Today is the forty-first anniversary of my escape under fire as Saigon fell to the North Vietnamese. I pick up the story where I left off yesterday:
Partly to stay awake, I maintained my schedule of recon runs, checking out the parking lot and the perimeter. I got chummy with the snuffs at the gate closest to the building exit I used. Unlike most of the Marines, these guys were willing to fill me in on any new scuttlebutt. Among other things, they told me that people in the mob outside the fence were tossing babies into the compound, hoping they’d survive and escape the Communists. Most of the infants didn’t make it over the top of the fence—it was something like two stories high with barbed wire and an outward tilt at the top to prevent scalers. If they did clear the fence top, they fell to the hard pavement below. There was no one there to catch them. Without question, whether they made it over the top or not, most of the babies fell to the ground and were killed.
Not long before sunset on 28 April, I made a head run. The mammoth Pentagon East, what we called the DAO building, was in shambles. Light bulbs were burned out, trash and broken furniture littered the halls, and the latrines were filthy and smelled disgusting. I came across men on stepladders running cables through the ceiling. They told me they were wiring the building for complete destruction. “Last man out lights the fuse and runs like hell,” they joked.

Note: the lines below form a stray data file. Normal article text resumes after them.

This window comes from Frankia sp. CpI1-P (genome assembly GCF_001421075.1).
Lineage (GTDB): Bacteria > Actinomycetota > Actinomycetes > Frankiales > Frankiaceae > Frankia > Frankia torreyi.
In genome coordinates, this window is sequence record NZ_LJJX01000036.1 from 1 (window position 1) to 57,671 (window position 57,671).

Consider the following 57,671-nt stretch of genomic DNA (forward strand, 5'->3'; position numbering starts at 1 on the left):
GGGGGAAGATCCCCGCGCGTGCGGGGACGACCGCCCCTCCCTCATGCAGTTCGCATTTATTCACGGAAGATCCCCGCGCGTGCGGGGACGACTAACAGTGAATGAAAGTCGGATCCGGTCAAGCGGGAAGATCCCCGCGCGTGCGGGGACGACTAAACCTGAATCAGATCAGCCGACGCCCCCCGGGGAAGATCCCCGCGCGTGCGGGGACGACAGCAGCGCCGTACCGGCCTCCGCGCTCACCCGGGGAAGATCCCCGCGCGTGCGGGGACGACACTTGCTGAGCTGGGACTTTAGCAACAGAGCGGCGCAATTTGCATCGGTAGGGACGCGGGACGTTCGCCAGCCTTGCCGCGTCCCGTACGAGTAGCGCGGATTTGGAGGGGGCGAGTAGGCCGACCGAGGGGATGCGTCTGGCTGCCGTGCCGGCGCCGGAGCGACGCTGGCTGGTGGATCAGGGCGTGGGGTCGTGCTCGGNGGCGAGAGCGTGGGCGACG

I went into the men’s room. I was standing at the urinal when the wall in front of me lunged toward me as if to swat me down, then slapped back into place. The sound of repeated explosions deafened me and nearly knocked me off my feet. Instead of sensibly taking cover, I left the men’s room and went to the closest exit at the end of a hall, unbolted it, and stepped into the shallow area between the western wall of the building and the security fence, a space of maybe ten to fifteen feet, now piled high with sandbags.
The first thing I noticed was that the throngs of refugees surrounding the building had dispersed—no one was clamoring outside the barrier—presumably frightened away by the explosions. My ears picked up the whine of turbojets. I shaded my eyes from the setting sun and spotted five A-37 Dragonfly fighters circling above the Tan Son Nhat runways. They dove, dropped bombs, and pulled up. The resulting concussions sent me tumbling, but I was on my feet and running before the planes went into their next approach. Back in the office, I found out that renegade pilots who had defected to the communists were bombing Tan Son Nhat.
More next time.